Commit ad72d6bc authored by Philip Withnall's avatar Philip Withnall Committed by Simon McVittie

doc: Fix bracket escaping in Ducktype API design file

There’s no need to escape closing brackets if the paired opening bracket
is escaped (or doesn’t need escaping).

See
https://github.com/projectmallard/mallard-ducktype/issues/16#issuecomment-362590519.
Signed-off-by: Philip Withnall's avatarPhilip Withnall <withnall@endlessm.com>
Bug: https://bugs.freedesktop.org/show_bug.cgi?id=104925Reviewed-by: Simon McVittie's avatarSimon McVittie <smcv@collabora.com>
parent 705db445
......@@ -60,12 +60,12 @@ $link[>>http://dbus.freedesktop.org/doc/dbus-specification.html#introspection-fo
specification), and is supported by tools such as $cmd(gdbus-codegen).
Interface files for public API should be installed to
$code($var($$(datadir$))/dbus-1/interfaces) so that other services can load
$code($var($$(datadir))/dbus-1/interfaces) so that other services can load
them. Private APIs should not be installed. There should be one file installed
per D-Bus interface, named after the interface, containing a single top-level
$code(<node>) element with a single $code(<interface>) beneath it. For example,
interface $code(com.example.MyService1.Manager) would be described by file
$file($var($$(datadir$))/dbus-1/interfaces/com.example.MyService1.Manager.xml):
$file($var($$(datadir))/dbus-1/interfaces/com.example.MyService1.Manager.xml):
[listing]
[title]
......@@ -189,16 +189,16 @@ convenience APIs and designing APIs which operate on large data sets in a single
call, rather than requiring as many calls as elements in the data set.
Consider an address book API, $code(com.example.MyService1.AddressBook). It
might have an $code(AddContact(ss$) → (u$)) method to add a contact (taking name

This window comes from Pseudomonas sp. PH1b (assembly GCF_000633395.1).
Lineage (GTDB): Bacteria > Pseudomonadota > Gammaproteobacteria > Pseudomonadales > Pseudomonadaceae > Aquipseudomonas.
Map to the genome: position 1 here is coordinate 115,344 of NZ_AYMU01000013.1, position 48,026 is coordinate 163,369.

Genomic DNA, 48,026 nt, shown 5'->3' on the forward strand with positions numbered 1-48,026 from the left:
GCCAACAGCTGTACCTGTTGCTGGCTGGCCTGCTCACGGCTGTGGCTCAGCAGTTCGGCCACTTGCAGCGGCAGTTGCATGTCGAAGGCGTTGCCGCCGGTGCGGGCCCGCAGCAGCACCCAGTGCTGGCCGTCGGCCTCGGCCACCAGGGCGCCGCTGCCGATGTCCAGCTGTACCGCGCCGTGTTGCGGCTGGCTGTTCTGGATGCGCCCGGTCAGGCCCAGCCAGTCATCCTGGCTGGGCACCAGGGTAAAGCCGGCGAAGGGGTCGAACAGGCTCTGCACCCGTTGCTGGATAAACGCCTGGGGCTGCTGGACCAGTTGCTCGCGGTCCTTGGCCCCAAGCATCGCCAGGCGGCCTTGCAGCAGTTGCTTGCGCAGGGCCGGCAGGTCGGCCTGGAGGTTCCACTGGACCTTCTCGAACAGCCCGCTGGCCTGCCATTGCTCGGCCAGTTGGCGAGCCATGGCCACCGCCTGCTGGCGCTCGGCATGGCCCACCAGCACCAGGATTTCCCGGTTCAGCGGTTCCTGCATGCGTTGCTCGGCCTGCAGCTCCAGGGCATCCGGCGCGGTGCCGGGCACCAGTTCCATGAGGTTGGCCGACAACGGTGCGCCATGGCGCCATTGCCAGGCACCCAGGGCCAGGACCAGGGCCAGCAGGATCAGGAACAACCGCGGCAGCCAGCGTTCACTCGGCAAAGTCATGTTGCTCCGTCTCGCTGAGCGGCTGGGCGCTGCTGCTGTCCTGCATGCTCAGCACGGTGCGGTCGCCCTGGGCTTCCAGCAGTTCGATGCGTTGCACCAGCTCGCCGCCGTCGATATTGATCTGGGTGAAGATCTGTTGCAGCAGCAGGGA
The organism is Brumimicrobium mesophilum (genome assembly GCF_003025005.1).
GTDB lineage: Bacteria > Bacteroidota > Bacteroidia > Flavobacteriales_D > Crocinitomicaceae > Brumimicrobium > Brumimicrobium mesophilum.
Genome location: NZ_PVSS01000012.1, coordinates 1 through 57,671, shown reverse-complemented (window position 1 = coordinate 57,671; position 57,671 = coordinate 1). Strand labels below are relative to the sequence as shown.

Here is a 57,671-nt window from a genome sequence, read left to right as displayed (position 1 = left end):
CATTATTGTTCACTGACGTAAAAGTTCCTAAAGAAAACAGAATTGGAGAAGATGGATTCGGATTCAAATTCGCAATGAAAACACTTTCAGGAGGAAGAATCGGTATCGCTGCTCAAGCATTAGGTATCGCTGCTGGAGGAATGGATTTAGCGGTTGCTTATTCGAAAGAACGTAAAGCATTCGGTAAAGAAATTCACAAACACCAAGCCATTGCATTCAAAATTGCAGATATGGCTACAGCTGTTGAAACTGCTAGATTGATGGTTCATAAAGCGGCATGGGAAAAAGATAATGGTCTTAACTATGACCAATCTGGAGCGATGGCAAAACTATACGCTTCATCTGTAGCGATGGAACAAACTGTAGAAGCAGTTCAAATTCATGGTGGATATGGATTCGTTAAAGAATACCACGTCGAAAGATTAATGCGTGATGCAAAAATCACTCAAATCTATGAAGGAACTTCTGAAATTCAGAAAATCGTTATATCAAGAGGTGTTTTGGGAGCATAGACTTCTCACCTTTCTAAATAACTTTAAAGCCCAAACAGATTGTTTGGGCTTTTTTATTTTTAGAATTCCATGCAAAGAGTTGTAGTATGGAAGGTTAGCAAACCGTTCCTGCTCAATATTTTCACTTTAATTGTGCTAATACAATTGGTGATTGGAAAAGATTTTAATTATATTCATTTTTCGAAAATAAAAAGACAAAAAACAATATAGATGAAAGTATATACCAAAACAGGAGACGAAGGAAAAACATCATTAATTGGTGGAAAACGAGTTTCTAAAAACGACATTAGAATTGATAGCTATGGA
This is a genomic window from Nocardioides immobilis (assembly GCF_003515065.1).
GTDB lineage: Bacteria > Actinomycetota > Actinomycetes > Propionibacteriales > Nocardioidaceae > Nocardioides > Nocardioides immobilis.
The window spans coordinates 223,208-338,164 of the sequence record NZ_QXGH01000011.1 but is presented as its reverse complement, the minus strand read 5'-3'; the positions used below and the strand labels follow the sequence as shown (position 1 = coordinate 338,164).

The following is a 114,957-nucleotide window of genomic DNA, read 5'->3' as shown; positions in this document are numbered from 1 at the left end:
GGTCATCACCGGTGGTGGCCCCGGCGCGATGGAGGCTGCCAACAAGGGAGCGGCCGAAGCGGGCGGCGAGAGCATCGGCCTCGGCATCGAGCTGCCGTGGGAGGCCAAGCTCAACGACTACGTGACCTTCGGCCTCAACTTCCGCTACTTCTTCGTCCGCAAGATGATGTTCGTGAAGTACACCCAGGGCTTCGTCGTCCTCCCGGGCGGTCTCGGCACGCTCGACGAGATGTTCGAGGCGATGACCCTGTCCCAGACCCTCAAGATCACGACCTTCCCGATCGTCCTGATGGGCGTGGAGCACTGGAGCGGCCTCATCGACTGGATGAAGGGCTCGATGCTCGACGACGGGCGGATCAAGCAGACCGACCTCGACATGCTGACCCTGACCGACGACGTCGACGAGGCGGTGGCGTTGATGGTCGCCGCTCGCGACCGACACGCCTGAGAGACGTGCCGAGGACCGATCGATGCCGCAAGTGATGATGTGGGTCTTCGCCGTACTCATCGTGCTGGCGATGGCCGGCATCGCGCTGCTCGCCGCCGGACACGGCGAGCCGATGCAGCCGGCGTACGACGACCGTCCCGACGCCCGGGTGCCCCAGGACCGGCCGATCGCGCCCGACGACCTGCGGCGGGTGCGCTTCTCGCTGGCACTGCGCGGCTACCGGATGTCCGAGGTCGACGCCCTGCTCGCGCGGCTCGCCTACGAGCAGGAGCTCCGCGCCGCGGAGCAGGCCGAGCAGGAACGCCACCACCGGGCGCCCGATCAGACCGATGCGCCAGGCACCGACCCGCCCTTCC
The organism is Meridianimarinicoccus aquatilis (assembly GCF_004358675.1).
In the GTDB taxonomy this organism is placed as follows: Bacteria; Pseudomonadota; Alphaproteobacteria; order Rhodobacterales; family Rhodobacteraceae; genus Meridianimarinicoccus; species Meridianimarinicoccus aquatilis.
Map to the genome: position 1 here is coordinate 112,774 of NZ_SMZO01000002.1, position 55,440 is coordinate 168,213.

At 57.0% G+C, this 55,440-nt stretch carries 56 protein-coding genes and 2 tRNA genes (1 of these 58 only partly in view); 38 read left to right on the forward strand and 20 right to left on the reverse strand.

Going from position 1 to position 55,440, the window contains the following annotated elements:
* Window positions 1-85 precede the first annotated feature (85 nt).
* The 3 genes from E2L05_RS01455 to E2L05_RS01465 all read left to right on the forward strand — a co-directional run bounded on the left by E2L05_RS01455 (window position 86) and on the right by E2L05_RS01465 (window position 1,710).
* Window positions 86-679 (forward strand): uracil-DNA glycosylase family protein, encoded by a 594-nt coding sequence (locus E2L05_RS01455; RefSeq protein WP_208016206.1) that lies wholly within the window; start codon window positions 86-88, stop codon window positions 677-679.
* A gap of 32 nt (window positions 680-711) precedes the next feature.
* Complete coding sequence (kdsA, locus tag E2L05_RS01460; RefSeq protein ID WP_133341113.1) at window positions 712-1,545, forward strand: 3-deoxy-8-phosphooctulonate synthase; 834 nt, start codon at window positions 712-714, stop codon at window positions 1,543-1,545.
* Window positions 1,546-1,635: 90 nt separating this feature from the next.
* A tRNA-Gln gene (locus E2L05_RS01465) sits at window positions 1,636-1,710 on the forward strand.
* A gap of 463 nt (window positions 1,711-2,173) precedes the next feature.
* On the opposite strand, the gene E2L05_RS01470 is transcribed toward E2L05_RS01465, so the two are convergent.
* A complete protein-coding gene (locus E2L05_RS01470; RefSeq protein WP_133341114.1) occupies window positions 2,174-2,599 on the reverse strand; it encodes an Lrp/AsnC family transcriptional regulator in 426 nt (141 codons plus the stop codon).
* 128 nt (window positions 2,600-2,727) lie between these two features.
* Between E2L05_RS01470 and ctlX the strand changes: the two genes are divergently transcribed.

might have an $code(AddContact(ss) → (u)) method to add a contact (taking name
and e-mail address parameters and returning a unique contact ID), and a
$code(RemoveContact(u$)) method to remove one by ID. In the normal case of
$code(RemoveContact(u)) method to remove one by ID. In the normal case of
operating on single contacts in the address book, these calls are optimal.
However, if the user wants to import a list of contacts, or delete multiple
contacts simultaneously, one call has to be made per contact — this could take
a long time for large contact lists.
Instead of the $code(AddContact) and $code(RemoveContact) methods, the interface
could have an $code(UpdateContacts(a(ss$)au$) → (au$)) method, which takes an array
could have an $code(UpdateContacts(a(ss)au) → (au)) method, which takes an array
of structs containing the new contacts’ details, and an array of IDs of the
contacts to delete, and returns an array of IDs for the new contacts. This
reduces the number of round trips needed to one.
......@@ -479,18 +479,18 @@ $code(Get$var(PropertyName)) and $code(Set$var(PropertyName)) methods.
For example, consider an object implementing an interface
$code(com.example.MyService1.SomeInterface) with methods:
[list]
* $code(GetName($) → (s$))
* $code(SetName(s$) → ($))
* $code(GetStatus($) → (u$))
* $code(RunOperation(ss$) → (u$))